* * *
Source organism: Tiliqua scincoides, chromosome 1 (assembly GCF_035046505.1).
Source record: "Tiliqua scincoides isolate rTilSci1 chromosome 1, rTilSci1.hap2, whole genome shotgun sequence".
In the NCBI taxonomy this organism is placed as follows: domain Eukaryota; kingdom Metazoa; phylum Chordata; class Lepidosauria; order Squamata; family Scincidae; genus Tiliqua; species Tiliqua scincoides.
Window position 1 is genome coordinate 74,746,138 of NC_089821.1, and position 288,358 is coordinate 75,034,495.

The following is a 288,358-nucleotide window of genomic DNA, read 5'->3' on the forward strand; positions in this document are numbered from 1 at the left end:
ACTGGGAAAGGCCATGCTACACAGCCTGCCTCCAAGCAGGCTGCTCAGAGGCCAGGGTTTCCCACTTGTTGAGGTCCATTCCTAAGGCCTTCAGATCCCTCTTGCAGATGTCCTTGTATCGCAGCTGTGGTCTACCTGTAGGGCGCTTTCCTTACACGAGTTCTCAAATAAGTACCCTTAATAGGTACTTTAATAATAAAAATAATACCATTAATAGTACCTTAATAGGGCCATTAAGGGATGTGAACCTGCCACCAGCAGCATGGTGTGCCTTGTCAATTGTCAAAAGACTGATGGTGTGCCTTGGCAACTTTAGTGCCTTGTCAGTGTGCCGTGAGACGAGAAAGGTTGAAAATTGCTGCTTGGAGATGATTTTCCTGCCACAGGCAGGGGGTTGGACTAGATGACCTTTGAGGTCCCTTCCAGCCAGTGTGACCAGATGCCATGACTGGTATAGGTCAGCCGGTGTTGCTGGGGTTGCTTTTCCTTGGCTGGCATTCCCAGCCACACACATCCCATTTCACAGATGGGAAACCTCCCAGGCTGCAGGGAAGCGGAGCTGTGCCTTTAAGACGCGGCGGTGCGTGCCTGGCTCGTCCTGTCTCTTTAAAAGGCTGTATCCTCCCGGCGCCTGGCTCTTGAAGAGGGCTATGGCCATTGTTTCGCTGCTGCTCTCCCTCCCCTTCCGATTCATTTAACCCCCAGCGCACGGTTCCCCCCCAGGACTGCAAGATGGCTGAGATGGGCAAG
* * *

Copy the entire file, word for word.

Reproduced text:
Source organism: Tiliqua scincoides, chromosome 1 (assembly GCF_035046505.1).
Source record: "Tiliqua scincoides isolate rTilSci1 chromosome 1, rTilSci1.hap2, whole genome shotgun sequence".
In the NCBI taxonomy this organism is placed as follows: domain Eukaryota; kingdom Metazoa; phylum Chordata; class Lepidosauria; order Squamata; family Scincidae; genus Tiliqua; species Tiliqua scincoides.
Window position 1 is genome coordinate 74,746,138 of NC_089821.1, and position 288,358 is coordinate 75,034,495.

The following is a 288,358-nucleotide window of genomic DNA, read 5'->3' on the forward strand; positions in this document are numbered from 1 at the left end:
ACTGGGAAAGGCCATGCTACACAGCCTGCCTCCAAGCAGGCTGCTCAGAGGCCAGGGTTTCCCACTTGTTGAGGTCCATTCCTAAGGCCTTCAGATCCCTCTTGCAGATGTCCTTGTATCGCAGCTGTGGTCTACCTGTAGGGCGCTTTCCTTACACGAGTTCTCAAATAAGTACCCTTAATAGGTACTTTAATAATAAAAATAATACCATTAATAGTACCTTAATAGGGCCATTAAGGGATGTGAACCTGCCACCAGCAGCATGGTGTGCCTTGTCAATTGTCAAAAGACTGATGGTGTGCCTTGGCAACTTTAGTGCCTTGTCAGTGTGCCGTGAGACGAGAAAGGTTGAAAATTGCTGCTTGGAGATGATTTTCCTGCCACAGGCAGGGGGTTGGACTAGATGACCTTTGAGGTCCCTTCCAGCCAGTGTGACCAGATGCCATGACTGGTATAGGTCAGCCGGTGTTGCTGGGGTTGCTTTTCCTTGGCTGGCATTCCCAGCCACACACATCCCATTTCACAGATGGGAAACCTCCCAGGCTGCAGGGAAGCGGAGCTGTGCCTTTAAGACGCGGCGGTGCGTGCCTGGCTCGTCCTGTCTCTTTAAAAGGCTGTATCCTCCCGGCGCCTGGCTCTTGAAGAGGGCTATGGCCATTGTTTCGCTGCTGCTCTCCCTCCCCTTCCGATTCATTTAACCCCCAGCGCACGGTTCCCCCCCAGGACTGCAAGATGGCTGAGATGGGCAAG